Jelani Cobb writes in the New Yorker today about Howard University and its president Wayne A.I. Frederick, offering a long-form feature of Howard’s struggles in a political and social climate which has yielded a Trump presidency, and questions about HBCU identity as it darts in and out of the consciences of America and Black America.
The read is a good one; more in-depth than we’ve seen in a while. It is also the second feature of an HBCU president in the last several months, joining Adam Harris’ October 2017 profile of Dillard University President Walter Kimbrough in the Chronicle of Higher Education.
Both men are deserving of the coverage for longevity in a culture that is maligned outside of our borders for the same. Their stability in the realm of uncertainty deserves accolades on its own, but it also adds to the notion that too many of us, even those working hard to advance HBCU narratives in public spaces, do not understand what black colleges need most, and the complexity of how to deliver on these needs.
There have been no shortage of features on HBCU leaders through the years; hero epics for presidents like Benjamin Mays, Frederick Humphries, Johnnetta Cole, Earl Richardson, William Harvey and several others aren’t made without media affirming them for students and alumni over a course of many years. But those days have passed; the average college presidency, historically black or otherwise, is just over six years. Part of that truncated average is because the problems facing higher education are so prevalent, good boards understand that campus leadership must be turned over quickly to ensure that a president’s strong suits meet the current needs of a campus, or the campus will face instant crisis.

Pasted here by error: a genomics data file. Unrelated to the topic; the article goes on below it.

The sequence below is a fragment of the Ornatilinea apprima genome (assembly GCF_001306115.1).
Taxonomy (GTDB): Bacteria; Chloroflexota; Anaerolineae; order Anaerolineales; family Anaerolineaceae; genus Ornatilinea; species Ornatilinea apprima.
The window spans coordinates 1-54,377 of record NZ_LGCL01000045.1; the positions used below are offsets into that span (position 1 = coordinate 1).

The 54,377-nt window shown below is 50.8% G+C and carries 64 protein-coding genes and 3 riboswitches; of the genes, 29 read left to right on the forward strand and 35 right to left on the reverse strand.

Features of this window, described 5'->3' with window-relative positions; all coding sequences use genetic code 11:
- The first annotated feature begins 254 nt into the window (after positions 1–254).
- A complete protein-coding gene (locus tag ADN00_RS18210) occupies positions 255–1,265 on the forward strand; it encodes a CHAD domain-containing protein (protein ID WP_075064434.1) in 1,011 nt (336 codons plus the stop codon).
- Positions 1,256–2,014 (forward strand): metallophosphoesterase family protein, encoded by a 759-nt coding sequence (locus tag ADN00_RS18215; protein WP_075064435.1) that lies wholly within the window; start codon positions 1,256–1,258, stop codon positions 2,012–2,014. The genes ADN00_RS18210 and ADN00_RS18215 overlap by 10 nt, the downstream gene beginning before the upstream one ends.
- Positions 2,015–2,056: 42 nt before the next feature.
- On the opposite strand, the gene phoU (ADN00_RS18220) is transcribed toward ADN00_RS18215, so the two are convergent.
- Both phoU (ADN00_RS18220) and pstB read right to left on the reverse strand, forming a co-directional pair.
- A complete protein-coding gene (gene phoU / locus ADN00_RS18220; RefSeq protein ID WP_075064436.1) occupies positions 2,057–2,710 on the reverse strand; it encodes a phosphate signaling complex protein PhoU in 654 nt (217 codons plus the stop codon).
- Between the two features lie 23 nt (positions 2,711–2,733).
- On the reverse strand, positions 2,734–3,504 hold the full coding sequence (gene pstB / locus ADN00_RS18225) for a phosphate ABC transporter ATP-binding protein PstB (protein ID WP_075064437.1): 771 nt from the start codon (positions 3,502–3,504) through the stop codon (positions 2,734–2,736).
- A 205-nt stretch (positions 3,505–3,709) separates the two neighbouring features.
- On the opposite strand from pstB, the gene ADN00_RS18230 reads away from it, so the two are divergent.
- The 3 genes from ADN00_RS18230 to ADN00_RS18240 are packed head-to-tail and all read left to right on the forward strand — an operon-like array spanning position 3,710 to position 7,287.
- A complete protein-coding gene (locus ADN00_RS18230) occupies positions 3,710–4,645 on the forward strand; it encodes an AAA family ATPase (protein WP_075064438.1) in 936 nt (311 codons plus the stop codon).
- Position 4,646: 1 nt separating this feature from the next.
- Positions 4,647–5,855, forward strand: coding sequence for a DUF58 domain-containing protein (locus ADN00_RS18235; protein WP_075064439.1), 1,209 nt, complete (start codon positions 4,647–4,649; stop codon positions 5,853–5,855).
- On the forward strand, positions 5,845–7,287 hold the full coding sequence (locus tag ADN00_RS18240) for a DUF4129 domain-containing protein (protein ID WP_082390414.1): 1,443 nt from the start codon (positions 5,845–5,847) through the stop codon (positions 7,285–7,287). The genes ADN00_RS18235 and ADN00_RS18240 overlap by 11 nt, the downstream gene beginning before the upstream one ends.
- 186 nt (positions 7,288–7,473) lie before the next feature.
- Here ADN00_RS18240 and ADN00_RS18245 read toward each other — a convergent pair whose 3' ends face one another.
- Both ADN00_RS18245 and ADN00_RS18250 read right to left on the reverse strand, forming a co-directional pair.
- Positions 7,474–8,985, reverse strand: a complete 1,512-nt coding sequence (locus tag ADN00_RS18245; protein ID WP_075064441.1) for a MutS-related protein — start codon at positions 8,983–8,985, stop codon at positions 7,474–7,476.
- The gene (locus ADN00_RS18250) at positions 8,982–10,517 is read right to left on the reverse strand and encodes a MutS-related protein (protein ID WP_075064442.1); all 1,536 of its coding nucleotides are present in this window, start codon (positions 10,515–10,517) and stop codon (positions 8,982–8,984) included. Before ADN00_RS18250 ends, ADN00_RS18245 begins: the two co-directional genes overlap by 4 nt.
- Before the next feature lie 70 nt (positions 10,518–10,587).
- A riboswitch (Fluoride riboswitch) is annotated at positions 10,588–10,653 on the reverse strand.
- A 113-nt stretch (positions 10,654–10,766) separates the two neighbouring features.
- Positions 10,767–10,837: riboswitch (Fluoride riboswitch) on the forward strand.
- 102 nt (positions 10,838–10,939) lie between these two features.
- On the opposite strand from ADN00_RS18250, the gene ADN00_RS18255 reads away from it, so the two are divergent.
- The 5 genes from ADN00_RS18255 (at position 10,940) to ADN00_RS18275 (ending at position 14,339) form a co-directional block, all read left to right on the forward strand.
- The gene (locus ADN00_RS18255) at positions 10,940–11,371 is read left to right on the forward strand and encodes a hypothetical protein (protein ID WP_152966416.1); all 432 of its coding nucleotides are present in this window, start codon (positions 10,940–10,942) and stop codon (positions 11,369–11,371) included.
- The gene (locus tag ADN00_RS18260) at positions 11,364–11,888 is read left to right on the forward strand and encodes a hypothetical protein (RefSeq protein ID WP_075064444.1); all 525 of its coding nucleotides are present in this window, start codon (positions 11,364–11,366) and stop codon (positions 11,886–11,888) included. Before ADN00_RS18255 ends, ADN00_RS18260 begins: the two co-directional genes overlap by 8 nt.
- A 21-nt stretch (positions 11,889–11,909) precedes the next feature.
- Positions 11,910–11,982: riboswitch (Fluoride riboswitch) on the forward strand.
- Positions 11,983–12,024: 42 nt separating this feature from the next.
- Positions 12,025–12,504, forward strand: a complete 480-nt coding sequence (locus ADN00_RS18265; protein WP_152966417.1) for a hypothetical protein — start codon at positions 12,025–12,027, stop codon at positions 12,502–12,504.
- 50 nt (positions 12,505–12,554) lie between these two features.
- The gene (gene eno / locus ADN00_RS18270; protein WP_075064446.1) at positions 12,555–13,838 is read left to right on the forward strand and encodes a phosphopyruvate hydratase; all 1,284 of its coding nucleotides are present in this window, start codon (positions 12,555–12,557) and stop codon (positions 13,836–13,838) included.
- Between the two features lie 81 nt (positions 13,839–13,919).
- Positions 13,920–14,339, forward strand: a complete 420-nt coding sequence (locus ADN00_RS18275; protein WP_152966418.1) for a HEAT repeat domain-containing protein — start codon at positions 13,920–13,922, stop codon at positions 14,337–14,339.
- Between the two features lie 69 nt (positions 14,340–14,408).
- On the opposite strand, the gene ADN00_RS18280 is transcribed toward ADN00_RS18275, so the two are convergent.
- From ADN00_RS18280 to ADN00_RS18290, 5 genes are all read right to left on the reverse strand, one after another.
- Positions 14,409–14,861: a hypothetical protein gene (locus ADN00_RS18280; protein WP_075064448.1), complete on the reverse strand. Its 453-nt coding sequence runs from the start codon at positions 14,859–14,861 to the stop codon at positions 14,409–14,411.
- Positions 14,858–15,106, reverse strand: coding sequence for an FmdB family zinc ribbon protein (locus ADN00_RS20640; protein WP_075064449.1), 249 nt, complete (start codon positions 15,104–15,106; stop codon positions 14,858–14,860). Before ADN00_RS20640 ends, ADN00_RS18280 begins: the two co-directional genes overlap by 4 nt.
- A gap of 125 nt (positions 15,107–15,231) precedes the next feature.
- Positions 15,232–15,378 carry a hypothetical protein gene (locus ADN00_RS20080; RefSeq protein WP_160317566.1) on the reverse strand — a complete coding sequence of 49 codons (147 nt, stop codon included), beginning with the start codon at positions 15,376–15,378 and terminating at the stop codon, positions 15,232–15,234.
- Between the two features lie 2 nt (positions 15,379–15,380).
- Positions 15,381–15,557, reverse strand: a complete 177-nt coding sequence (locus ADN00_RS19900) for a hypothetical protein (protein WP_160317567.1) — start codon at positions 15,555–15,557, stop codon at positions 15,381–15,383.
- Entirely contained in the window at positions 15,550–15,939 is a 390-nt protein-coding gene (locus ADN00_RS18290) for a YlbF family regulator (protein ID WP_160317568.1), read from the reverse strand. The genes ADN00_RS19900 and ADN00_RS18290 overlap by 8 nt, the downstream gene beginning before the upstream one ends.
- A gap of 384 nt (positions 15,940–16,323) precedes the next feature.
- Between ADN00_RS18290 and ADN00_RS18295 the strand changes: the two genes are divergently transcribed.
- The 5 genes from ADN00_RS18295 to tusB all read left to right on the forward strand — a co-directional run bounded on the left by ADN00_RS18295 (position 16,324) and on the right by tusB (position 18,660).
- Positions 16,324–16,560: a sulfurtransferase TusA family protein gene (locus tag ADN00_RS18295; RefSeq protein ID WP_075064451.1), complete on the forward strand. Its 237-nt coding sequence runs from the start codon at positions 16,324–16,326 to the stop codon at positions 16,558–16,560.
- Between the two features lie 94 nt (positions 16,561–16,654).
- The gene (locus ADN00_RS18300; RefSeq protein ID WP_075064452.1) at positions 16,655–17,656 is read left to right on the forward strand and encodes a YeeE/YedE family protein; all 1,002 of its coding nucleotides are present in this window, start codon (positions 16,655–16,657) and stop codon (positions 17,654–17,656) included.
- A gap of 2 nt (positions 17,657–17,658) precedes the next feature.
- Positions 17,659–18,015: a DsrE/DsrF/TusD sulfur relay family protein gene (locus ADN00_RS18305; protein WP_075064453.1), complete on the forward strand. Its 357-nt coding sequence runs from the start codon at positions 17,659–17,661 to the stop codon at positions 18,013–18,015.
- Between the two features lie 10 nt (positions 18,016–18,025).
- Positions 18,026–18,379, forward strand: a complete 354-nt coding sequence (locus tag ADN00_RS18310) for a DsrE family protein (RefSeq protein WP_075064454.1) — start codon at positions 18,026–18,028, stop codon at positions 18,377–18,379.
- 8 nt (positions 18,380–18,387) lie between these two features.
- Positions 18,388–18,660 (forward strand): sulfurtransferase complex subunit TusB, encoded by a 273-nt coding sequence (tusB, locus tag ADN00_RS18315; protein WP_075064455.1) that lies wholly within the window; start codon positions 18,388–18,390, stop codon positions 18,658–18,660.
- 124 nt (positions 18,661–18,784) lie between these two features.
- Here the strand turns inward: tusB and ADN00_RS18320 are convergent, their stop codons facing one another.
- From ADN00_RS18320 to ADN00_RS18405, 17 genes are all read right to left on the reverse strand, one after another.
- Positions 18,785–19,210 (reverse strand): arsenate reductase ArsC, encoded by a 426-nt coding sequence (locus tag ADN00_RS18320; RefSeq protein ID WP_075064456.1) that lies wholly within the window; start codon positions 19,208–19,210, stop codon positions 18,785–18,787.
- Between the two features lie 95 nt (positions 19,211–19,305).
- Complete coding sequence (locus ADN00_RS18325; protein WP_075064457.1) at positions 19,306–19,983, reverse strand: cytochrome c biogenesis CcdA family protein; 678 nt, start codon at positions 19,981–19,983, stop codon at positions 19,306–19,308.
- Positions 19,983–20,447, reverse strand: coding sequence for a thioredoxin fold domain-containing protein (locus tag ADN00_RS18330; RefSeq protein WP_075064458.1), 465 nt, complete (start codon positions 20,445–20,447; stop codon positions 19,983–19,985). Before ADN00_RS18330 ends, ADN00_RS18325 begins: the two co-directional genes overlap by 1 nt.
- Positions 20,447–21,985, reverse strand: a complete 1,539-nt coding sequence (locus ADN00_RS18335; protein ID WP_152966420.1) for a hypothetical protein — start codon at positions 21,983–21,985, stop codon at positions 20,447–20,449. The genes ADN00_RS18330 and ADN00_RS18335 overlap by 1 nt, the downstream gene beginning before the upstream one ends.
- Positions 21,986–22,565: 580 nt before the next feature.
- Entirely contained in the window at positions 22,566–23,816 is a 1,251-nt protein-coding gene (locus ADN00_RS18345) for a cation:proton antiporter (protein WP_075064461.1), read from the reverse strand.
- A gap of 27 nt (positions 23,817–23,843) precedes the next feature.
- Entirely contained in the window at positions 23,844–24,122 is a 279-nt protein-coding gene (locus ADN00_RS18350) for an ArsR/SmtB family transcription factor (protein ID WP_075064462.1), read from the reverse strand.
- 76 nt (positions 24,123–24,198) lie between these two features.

Terrible boards get rid of presidents because they are unliked or unpopular, or because they failed to pick the right fit for their campus. And most of the HBCU boards in between these two simply can’t afford to keep a good president, because good presidents realize quickly that a good career isn’t one that is transformative, but rather, one which allows a campus to function with enough normalcy to survive.
Understanding presidential brevity is the first step of understanding HBCU culture beyond its entrenched and comfortable tales of past inequities conquered, opportunities given to the least fortunate, and scientifical unexplained cultural resilience.
In exposing the leaders of these scrappy institutions, most black reporters, writers and critics are working hard to show the humanity within the ebony tower; to examine the wisdom, humor, insecurities and optimism of the folks responsible for keeping doors open not only for operations, but for the dreams of a race.
But in exposing humanity by way of our leaders, which again is hard-earned and long-overdue, we insulate ourselves from the dialog that will truly save black colleges; the inextricable ties to industry that have made HBCUs seemingly indestructible for generations.
Higher education is an industry where the all of its most important actors are temporary artists attempting to paint a canvas which will resound through the ages. Students who only remain at a school for four-to-six years define a legacy of competitive value for a degree and a student body standard, both of which shape the identities of alumni donors and corporate partners.
Presidents and their cabinets are around for less than 10 years, working to develop five-year strategic plans the likes of which they won’t see completed, lobbying for funds to repay debts which will take 20 years to conquer, for more than 70 percent of students whom will not complete their college educations within six years, and for capital projects designed to stand for 30 years in good condition, but which will be technologically obsolete in less than five years.